Berry's challenge to the deadly weapon jury instruction is twofold. First, Berry argues that the district court erred by instructing the jury on definitions of "firearm" derived from NRS 202.265(5)(b) and NRS 202.253(2). He claims that those definitions are not applicable to his case, alleging that NRS 202.265(5)(b) is limited to weapons possessed on school grounds and that NRS 202.253(2) is not referenced in NRS 193.165(6)(c) as an applicable statutory definition. Second, Berry argues that the law does not support the district court's instruction that a firearm under NRS 202.265(5)(b) and NRS 202.253(2) is a deadly weapon regardless of whether it was unloaded or inoperable. After considering the statutes at issue, we reject Berry's assignments of error.

Standard of review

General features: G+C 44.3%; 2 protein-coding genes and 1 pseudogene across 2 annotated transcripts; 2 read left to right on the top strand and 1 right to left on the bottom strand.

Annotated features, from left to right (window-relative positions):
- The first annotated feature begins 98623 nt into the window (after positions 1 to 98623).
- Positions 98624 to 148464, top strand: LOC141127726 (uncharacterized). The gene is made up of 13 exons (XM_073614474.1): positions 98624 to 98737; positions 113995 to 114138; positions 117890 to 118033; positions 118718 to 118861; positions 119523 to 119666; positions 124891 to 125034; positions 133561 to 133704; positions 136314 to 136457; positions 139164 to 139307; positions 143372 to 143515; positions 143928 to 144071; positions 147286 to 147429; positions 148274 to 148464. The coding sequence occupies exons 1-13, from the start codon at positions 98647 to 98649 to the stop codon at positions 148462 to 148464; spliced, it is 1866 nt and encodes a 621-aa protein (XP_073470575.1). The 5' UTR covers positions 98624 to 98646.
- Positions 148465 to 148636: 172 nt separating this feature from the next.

This court generally reviews a district court's decision settling jury instructions for an abuse of discretion or judicial error. Brooks v. State, 124 Nev. ___, ___, 180 P.3d 657, 658-59 (2008). However, whether the jury instruction was an accurate statement of the law is a legal question subject to de novo review. Nay v. State, 123 Nev. 326, 330, 167 P.3d 430, 433 (2007). Because Berry argues that the district court's deadly weapon instruction was a misstatement of law, we review the legal accuracy of the court's instructions de novo. See id. Definitions of "firearm"